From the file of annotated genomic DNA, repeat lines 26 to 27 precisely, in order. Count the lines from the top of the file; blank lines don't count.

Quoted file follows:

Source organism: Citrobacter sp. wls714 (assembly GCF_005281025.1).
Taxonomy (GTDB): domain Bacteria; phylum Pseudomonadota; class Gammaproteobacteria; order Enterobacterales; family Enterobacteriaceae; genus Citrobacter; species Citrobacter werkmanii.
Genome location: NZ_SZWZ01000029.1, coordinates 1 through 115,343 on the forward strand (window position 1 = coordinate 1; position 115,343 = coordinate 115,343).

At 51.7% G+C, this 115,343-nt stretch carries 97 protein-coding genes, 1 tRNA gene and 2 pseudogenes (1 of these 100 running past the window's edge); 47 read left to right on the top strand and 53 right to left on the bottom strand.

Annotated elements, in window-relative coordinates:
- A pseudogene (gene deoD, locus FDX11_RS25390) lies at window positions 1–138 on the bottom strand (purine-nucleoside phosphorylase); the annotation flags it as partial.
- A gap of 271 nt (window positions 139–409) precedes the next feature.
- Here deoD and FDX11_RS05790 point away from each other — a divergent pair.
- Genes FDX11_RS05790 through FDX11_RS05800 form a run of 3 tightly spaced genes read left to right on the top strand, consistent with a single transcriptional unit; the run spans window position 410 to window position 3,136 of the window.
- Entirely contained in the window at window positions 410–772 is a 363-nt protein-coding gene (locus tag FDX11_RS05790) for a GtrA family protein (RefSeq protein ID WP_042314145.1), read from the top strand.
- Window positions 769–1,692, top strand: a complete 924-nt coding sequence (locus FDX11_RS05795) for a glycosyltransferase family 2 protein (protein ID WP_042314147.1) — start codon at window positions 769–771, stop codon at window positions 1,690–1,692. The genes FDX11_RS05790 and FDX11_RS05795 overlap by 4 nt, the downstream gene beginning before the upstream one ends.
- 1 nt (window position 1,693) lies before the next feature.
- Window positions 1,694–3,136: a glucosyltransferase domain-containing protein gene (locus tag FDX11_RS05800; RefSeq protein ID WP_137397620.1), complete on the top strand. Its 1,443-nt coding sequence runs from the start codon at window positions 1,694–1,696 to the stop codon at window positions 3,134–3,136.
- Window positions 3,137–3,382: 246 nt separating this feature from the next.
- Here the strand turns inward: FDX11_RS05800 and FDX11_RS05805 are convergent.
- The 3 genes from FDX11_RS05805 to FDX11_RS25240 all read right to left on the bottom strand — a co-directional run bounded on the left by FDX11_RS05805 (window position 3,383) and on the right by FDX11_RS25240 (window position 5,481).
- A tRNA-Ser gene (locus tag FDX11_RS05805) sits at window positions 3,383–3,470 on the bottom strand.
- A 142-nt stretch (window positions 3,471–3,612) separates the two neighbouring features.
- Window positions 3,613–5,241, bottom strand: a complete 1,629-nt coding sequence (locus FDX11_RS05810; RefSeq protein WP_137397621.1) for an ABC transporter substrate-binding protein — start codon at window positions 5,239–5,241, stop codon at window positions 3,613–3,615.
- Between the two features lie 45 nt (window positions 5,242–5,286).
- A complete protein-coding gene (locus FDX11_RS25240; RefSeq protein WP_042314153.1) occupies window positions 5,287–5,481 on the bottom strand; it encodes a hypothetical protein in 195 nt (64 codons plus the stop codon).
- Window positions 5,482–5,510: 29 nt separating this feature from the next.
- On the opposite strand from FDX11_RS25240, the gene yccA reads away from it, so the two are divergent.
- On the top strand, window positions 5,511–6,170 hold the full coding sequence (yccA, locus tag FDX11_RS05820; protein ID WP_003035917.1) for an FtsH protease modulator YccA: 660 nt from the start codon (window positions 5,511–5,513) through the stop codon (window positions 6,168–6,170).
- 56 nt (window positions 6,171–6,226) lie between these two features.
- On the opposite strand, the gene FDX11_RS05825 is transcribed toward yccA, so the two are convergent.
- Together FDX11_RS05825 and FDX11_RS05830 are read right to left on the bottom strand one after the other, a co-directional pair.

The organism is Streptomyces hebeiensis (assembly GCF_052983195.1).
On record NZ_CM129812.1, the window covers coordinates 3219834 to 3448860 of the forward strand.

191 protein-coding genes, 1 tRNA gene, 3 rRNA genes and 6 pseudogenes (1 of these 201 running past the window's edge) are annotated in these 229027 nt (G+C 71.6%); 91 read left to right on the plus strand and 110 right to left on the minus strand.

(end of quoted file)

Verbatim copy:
- On the opposite strand, the gene FDX11_RS05825 is transcribed toward yccA, so the two are convergent.
- Together FDX11_RS05825 and FDX11_RS05830 are read right to left on the bottom strand one after the other, a co-directional pair.